So far, they’re holding. As of shortly after midnight Eastern Time, three stories at the Associated Press time-stamped with Monday’s or Sunday’s date that mentioned the Ground Zero Mosque, which the AP refers to as the "Park51 project" (here, here, and here) had no reference to either gentleman’s difficulties. A search on "Park51" at the New York Times returned nothing beyond the AP items just noted.

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UPDATE: A BizzyBlog commenter informed me that the Times has a story on Rauf and the GZM that it published online last night, and which appears in today’s print edition on Page A17 (“Imam Says Politics Has Stoked Controversy Over Center”). I missed it because the project name of “Park51″ is not in Michael Grynbaum’s article (nor is the word “mosque”).

Grynbaum included the following about the property tax issue:

Even as the project’s developers collected $10,000 at a fund-raiser this weekend, they were working to settle an outstanding property tax bill of more than $200,000 on the site where the center is expected to be built.

Representatives of the real estate concern run by Sharif el-Gamal, the developer on the project, said they had delayed the payments while negotiating with the city for a lower tax.

Mr. Gamal plans to buy the land from Con Edison, the current owner, which has said the transaction would proceed as long as Mr. Gamal agrees to a price set by an appraiser.

But a local property tax dispute may pale next to the bigger challenges faced by Mr. Gamal, 37, a relative novice in the New York real estate world, as he embarks on what is likely to be a difficult and protracted round of fund-raising.

That’s nice. Only 21 more such fund-raisers, and they’ll be out from under that problem. Then Mr. Gamal can start working on the 10,000 additional fund-raisers needed to finance the project’s $100 million cost.

There’s also this about Mr. Gamal, who is 37:

His late-blooming real estate career came after a difficult youth: Mr. Gamal pleaded guilty to at least six misdemeanors in his late teens and early 20s, including charges related to disorderly conduct, drunk driving and attempted shoplifting. He was once arrested for soliciting a prostitute in Manhattan, according to a law enforcement official.

In 2005, Mr. Gamal was arrested after he punched a man who owed rent to his brother, who is also a property owner. Mr. Gamal later settled the matter for about $15,000.

“I regret many things that I did in my youth; I have not always led a perfect life,” Mr. Gamal said in a statement issued Sunday by his spokesman.

In 2005, Mr. Gamal would have been roughly 32 years old.

UPDATE 2: It turns out that the Times is also playing catch-up on Mr. Gamal’s criminal history. On Saturday, James Fanelli at the New York Daily News covered that topic (“Park51 developer Sharif El-Gamal has a history of run-ins with the law”). Holy moly (so to speak). Read the whole thing (“Sharif El-Gamal has a history of at least seven run-ins with the law, including a 1994 bust for patronizing a prostitute.”).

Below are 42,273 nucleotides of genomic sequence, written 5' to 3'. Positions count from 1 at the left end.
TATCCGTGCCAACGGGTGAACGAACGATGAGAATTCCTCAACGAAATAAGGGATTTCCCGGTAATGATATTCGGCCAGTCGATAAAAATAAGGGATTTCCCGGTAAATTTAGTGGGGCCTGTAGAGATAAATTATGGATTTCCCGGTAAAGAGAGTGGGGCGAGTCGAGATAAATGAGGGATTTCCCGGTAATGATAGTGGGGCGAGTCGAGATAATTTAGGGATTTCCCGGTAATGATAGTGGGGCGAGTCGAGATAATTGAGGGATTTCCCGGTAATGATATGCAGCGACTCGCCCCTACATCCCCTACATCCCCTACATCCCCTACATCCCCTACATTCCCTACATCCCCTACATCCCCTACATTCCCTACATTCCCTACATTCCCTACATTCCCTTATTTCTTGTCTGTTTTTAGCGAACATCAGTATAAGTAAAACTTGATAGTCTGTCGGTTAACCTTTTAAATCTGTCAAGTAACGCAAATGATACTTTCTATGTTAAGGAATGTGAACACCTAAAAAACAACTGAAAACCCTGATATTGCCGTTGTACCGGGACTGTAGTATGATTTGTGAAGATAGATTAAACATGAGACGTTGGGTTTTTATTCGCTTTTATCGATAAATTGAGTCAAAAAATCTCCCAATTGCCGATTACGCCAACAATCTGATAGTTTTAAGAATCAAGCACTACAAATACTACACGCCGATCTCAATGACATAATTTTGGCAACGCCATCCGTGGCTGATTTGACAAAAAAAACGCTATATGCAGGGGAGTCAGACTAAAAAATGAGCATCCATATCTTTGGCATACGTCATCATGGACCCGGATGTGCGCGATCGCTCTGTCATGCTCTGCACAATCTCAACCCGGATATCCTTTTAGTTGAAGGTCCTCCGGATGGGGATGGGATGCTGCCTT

Cross-posted at NewsBusters.org.

Positivity: Glenn Beck’s Rally to ‘Restore Honor’ Gathers Half a Million Americans, Makes History

Filed under: Positivity — Tom @ 5:56 am

beck-crowd-APVia Deacon Keith Fournier at Catholic Online (HT Instapundit):

8/29/10

The crowd easily exceeded 500,000 people

On Saturday, August 28, 2010, a massive crowd of people gathered in Washington, D.C. for a “Restoring Honor” Rally. The Rally was called by Glenn Beck, who has captured the heart of many Americans and raised the ire of some in the main stream media. The sheer numbers demonstrated that the rally had support well beyond the persistent efforts by some in the media to marginalize it.

On Saturday, August 28, 2010, a crystal clear, sunny day in Washington D.C. a massive crowd of people gathered for a “Restoring Honor” Rally. The Rally was called by Glenn Beck, the popular radio and television personality who has captured the heart of many Americans and raised the ire of some in the main stream media.

The sheer numbers demonstrated that the rally had support well beyond the persistent efforts by some in the media to marginalize it as a “tea party” event. Of course, in their condescension these same people used that term in a disparaging manner. The crowd easily exceeded 500,000 people. The event stage was set up at the base of the steps of the Lincoln Memorial. However, the massive crowd stretched along the Lincoln Memorial, on both sides of the reflective pond stretching all the way to the Washington Monument.